He said ClearPractice consistently moves from contract signing to fully operational implementation in less than 30 days. Combine that, he said, with an integrated learning-management system (LMS) that helps ensure all customer-users are spending necessary time learning the system, and the result is business success.
The company's Web-based software-as-a-service (SaaS) offering, which can be unbundled to some extent, includes electronic medical record, practice-management system, e-prescribing, revenue-cycle management and mobile-applications components.
ClearPractice marketing materials provided VNC by Ferguson declare the company "guarantees," among other things, that its EMR is certified to meet "current and future" requirements embodied in the Federal HITECH Act; provides elements needed for physicians to qualify for ARRA Stimulus funding; and, provides "an approved CMS patient registry" that meets requirements for qualifying for Physician Quality Reporting Incentives (PQRI).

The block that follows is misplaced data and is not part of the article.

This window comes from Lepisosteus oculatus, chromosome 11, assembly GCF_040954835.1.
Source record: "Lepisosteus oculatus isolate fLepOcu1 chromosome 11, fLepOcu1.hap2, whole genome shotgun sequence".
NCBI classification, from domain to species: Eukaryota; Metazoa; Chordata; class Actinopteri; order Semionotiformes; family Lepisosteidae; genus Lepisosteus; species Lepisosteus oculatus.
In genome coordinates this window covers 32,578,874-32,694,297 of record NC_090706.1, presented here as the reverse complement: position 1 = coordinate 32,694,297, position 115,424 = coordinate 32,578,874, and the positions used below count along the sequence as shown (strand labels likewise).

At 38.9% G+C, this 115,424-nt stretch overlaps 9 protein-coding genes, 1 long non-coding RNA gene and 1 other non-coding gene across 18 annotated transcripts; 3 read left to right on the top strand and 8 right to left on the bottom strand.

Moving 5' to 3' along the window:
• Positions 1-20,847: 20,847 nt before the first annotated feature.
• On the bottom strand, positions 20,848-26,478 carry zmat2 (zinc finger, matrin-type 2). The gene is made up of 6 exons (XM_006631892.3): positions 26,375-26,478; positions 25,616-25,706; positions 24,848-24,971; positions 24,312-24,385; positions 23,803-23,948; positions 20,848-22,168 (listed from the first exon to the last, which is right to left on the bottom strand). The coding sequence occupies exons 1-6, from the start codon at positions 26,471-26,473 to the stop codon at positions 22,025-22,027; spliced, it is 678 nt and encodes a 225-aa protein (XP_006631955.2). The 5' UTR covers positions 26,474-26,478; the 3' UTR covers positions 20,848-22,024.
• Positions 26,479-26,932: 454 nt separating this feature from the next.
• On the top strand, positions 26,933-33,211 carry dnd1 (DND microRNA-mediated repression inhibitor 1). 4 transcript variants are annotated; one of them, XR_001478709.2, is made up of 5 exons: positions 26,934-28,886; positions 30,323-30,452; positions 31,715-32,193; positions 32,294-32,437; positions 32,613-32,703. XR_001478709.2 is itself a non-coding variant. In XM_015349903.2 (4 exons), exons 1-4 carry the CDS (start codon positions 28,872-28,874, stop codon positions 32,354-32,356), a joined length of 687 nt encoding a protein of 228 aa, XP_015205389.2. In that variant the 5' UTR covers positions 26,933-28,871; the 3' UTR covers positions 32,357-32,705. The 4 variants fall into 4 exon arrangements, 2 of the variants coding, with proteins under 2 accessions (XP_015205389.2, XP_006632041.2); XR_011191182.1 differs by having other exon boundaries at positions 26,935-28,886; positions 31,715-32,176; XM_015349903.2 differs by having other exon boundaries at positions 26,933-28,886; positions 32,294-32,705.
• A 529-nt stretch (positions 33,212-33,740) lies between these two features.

Prior to joining NotifyMD in 1997, Ferguson founded and ran Respracare, a durable medical equipment (DME) supplier based in Newington, Conn. He sold that company after four years to Lincare Holdings Inc., in a transaction valued at $14 million. ►For more on Ferguson, NotifyMD, click here.
His earlier experience included SVP and general manager of Mediware Information Systems (Santa Cruz, Calif.).; VP-Sales and director of clinical systems for Continental Healthcare Systems (Overland Park, Kan.); and, director of clinical pharmacy services, United Western Medical Center, Santa Ana, Calif.
In 1982, Ferguson, now 55, earned his doctorate in Pharmacy and Pharmacology at the Los Angeles County and University of Southern California (LAC+USC) Health Network. He earned his bachelor's in animal physiology and pre-medicine at the University of California at Davis.
Ferguson, his wife and their two teen-agers live in Brentwood, near Nashville. He maintains a second residence in the St. Louis area. ♦
|Tags: ARRA, ClearPractice, Continental Healthcare Systems, DME, EHR, EMR, Essence Group Holdings, Frank Ingari, Gary Ferguson, GenesysMD, Healthcare Management Systems, HITECH, John Doerr, Kleiner Perkins Caufield & Byers, Lincare Holdings, Lumeris, Mediware Information Systems, NotifyMD, Stimulus, United Western Medical Center